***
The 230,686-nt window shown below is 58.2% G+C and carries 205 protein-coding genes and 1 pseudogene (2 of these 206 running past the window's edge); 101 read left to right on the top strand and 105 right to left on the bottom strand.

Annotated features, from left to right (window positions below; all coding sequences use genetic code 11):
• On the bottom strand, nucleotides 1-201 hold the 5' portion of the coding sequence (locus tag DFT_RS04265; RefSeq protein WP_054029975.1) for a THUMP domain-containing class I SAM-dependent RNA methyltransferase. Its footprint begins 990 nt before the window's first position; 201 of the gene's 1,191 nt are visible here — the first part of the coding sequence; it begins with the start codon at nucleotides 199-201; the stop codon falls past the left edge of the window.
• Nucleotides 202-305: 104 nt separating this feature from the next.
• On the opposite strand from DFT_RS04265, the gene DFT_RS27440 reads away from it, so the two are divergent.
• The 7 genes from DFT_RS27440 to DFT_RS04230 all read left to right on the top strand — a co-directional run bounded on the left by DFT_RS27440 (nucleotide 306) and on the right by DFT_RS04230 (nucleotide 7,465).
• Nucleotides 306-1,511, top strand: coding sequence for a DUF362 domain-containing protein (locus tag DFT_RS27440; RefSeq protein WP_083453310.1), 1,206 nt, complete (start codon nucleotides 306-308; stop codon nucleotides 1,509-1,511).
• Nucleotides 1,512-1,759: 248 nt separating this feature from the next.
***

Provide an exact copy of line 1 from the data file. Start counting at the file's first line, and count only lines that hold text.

The 230,686-nt window shown below is 58.2% G+C and carries 205 protein-coding genes and 1 pseudogene (2 of these 206 running past the window's edge); 101 read left to right on the top strand and 105 right to left on the bottom strand.